The Return of the Native eBook

This eBook from the Gutenberg Project consists of approximately 545 pages of information about The Return of the Native.

The fact was that Yeobright’s fame had spread to an awkward extent before he left home.  “It is bad when your fame outruns your means,” said the Spanish Jesuit Gracian.  At the age of six he had asked a Scripture riddle:  “Who was the first man known to wear breeches?” and applause had resounded from the very verge of the heath.  At seven he painted the Battle of Waterloo with tiger-lily pollen and black-currant juice, in the absence of water-colours.  By the time he reached twelve he had in this manner been heard of as artist and scholar for at least two miles round.  An individual whose fame spreads three or four thousand yards in the time taken by the fame of others similarly situated to travel six or eight hundred, must of necessity have something in him.  Possibly Clym’s fame, like Homer’s, owed something to the accidents of his situation; nevertheless famous he was.

He grew up and was helped out in life.  That waggery of fate which started Clive as a writing clerk, Gay as a linen-draper, Keats as a surgeon, and a thousand others in a thousand other odd ways, banished the wild and ascetic heath lad to a trade whose sole concern was with the especial symbols of self-indulgence and vainglory.

The details of this choice of a business for him it is not necessary to give.  At the death of his father a neighbouring gentleman had kindly undertaken to give the boy a start, and this assumed the form of sending him to Budmouth.  Yeobright did not wish to go there, but it was the only feasible opening.  Thence he went to London; and thence, shortly after, to Paris, where he had remained till now.

Something being expected of him, he had not been at home many days before a great curiosity as to why he stayed on so long began to arise in the heath.  The natural term of a holiday had passed, yet he still remained.  On the Sunday morning following the week of Thomasin’s marriage a discussion on this subject was in progress at a hair-cutting before Fairway’s house.  Here the local barbering was always done at this hour on this day, to be followed by the great Sunday wash of the inhabitants at noon, which in its turn was followed by the great Sunday dressing an hour later.  On Egdon Heath Sunday proper did not begin till dinner-time, and even then it was a somewhat battered specimen of the day.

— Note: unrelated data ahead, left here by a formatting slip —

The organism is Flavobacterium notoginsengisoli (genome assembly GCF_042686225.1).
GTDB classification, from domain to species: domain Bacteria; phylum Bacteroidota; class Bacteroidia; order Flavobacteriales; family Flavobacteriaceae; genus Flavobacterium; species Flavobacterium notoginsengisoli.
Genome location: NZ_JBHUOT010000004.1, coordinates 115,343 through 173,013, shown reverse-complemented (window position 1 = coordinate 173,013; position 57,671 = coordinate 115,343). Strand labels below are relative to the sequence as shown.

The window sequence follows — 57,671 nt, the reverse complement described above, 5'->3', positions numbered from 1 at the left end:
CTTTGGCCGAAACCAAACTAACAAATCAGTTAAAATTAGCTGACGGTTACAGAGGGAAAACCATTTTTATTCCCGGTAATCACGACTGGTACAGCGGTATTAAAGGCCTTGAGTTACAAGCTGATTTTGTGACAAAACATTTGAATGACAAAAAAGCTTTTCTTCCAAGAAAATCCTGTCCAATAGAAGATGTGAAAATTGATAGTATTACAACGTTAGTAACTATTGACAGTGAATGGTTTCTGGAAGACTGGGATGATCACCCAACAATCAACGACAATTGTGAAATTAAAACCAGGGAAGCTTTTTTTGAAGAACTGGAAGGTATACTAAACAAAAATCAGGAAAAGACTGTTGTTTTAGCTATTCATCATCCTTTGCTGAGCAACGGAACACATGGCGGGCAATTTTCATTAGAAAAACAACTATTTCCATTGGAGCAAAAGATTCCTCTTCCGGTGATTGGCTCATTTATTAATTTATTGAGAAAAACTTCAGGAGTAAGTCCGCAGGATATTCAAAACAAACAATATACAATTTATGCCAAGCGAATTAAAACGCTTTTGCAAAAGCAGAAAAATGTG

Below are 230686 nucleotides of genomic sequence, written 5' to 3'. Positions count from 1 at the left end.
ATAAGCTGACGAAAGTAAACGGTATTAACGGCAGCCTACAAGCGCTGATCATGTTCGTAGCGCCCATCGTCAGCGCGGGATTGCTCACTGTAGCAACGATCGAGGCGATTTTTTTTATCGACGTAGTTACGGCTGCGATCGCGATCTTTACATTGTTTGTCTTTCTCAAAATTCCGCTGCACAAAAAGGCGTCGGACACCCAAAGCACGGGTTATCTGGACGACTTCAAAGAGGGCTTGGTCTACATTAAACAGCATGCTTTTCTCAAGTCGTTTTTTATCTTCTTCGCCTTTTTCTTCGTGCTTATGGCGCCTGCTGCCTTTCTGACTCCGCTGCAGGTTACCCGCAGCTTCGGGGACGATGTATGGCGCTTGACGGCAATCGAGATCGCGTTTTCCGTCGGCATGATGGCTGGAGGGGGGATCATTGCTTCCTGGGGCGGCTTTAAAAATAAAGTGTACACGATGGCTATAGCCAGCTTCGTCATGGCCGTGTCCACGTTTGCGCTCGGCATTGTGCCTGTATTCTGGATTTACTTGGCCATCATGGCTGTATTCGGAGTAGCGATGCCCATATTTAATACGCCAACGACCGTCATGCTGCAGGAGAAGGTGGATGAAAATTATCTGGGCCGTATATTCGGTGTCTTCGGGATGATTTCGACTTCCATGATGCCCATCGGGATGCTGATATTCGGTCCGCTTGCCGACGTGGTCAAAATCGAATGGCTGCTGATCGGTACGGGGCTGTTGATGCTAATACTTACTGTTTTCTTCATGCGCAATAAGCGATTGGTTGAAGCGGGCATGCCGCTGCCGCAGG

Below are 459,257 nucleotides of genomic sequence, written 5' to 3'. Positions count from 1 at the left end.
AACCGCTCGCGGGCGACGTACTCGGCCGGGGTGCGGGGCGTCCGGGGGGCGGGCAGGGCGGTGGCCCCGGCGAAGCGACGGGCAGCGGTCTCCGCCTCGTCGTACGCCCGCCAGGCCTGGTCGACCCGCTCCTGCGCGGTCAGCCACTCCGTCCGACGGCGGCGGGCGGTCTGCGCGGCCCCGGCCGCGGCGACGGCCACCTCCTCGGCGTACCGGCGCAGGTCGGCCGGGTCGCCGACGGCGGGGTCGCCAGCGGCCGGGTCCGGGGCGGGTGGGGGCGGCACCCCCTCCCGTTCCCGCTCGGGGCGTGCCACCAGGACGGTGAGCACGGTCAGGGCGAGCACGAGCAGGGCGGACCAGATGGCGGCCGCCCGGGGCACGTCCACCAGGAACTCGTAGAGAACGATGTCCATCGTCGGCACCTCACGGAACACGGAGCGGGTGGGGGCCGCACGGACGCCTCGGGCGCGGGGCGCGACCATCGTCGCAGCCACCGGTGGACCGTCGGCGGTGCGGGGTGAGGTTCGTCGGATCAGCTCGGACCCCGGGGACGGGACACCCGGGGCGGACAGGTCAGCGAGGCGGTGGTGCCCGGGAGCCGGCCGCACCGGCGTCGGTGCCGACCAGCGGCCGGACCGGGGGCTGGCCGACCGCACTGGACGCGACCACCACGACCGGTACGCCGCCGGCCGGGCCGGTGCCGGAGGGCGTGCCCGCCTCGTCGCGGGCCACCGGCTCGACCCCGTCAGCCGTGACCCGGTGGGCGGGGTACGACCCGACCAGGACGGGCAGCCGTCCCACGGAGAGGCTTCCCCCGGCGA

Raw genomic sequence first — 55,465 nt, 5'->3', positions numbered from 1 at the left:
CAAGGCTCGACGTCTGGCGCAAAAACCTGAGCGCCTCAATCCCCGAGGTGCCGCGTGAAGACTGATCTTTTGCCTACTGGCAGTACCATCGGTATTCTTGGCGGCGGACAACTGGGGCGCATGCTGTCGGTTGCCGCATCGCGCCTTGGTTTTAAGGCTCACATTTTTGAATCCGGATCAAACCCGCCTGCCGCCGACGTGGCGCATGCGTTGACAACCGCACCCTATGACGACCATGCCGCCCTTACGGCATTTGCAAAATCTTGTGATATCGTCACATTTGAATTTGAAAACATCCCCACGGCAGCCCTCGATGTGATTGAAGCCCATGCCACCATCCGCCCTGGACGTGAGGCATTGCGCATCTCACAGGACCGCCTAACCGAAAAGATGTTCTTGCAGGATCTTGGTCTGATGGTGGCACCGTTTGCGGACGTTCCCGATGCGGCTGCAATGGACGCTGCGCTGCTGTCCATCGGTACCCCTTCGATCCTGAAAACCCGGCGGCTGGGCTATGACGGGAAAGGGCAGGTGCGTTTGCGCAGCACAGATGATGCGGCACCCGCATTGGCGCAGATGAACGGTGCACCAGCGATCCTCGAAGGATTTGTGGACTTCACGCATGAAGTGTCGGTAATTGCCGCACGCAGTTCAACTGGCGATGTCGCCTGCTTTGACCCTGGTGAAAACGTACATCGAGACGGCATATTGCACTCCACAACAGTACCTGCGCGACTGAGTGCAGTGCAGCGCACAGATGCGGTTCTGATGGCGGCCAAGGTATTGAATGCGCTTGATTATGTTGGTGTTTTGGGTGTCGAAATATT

These Sunday-morning hair-cuttings were performed by Fairway; the victim sitting on a chopping-block in front of the house, without a coat, and the neighbours gossiping around, idly observing the locks of hair as they rose upon the wind after the snip, and flew away out of sight to the four quarters of the heavens.  Summer and winter the scene was the same, unless the wind were more than usually blusterous, when the stool was shifted a few feet round the corner.  To complain of cold in sitting out of doors, hatless and coatless, while Fairway told true stories between the cuts of the scissors, would have been to pronounce yourself

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The Return of the Native from Project Gutenberg. Public domain.
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